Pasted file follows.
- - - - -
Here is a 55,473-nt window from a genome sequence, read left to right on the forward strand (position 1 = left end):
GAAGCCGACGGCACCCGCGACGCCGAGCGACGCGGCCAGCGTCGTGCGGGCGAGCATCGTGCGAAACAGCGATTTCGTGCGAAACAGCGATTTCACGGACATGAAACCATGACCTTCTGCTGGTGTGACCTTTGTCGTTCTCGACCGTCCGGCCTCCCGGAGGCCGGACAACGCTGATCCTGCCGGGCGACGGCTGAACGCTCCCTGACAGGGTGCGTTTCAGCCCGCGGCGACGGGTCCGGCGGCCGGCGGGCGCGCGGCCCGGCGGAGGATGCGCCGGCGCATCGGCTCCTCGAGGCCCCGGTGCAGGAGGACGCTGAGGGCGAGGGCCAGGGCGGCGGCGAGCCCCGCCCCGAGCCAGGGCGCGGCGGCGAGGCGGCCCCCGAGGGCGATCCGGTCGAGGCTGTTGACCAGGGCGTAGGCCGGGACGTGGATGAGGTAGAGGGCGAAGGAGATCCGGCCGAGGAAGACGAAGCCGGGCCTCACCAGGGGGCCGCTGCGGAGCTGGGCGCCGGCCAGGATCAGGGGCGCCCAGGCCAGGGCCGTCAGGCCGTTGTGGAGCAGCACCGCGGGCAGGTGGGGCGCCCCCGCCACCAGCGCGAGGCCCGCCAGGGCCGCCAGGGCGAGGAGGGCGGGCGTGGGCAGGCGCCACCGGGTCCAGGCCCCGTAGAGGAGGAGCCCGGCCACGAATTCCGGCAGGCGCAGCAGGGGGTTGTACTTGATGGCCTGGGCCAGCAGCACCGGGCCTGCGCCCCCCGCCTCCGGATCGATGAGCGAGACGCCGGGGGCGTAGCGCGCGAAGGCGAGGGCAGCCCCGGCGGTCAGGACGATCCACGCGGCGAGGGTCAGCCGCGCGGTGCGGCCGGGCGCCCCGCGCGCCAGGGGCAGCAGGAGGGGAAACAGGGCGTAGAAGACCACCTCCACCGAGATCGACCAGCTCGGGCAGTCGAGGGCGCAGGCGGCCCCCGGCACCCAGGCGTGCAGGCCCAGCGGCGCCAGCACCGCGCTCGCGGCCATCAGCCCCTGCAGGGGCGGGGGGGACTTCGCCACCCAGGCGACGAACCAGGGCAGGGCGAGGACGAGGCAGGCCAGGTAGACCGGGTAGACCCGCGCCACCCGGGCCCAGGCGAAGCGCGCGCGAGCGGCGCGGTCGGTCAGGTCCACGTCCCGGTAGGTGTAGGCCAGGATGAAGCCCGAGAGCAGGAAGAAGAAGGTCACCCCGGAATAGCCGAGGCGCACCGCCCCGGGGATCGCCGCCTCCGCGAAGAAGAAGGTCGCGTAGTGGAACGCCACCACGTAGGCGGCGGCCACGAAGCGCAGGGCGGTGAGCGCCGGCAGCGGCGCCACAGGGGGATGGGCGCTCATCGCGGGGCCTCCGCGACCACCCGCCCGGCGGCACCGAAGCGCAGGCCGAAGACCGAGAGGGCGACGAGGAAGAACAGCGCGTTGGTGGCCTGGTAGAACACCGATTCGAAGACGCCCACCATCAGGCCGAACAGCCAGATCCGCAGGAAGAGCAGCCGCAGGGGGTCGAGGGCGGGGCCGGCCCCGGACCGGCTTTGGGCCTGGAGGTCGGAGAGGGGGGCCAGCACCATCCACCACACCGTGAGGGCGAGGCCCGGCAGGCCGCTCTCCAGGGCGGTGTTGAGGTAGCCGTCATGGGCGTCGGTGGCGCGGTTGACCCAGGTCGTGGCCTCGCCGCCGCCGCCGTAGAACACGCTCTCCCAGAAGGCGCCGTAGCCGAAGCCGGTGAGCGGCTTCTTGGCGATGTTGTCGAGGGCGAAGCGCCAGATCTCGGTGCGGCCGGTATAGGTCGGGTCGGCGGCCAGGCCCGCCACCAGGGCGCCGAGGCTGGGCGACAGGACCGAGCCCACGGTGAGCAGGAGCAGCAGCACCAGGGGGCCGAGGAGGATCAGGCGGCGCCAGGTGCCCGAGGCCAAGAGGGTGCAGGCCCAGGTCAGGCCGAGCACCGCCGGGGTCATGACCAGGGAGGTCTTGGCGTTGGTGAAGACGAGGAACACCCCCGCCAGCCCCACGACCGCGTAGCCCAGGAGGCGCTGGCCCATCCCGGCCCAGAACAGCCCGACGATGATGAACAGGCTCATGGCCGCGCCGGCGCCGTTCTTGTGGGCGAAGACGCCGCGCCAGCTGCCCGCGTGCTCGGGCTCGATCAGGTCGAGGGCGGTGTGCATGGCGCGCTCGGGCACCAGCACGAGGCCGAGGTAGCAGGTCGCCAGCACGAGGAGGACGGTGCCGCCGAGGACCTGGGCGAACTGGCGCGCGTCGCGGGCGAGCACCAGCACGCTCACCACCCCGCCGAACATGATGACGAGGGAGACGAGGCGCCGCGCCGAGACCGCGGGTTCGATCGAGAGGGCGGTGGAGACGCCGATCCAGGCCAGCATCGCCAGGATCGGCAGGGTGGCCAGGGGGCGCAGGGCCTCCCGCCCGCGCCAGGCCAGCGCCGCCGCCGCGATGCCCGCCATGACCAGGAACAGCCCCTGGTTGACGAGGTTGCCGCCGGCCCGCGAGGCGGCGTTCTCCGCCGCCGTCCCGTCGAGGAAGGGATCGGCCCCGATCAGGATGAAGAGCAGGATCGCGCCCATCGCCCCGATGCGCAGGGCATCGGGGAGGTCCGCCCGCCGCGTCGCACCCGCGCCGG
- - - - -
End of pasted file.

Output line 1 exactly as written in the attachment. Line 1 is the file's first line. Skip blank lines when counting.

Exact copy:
Here is a 55,473-nt window from a genome sequence, read left to right on the forward strand (position 1 = left end):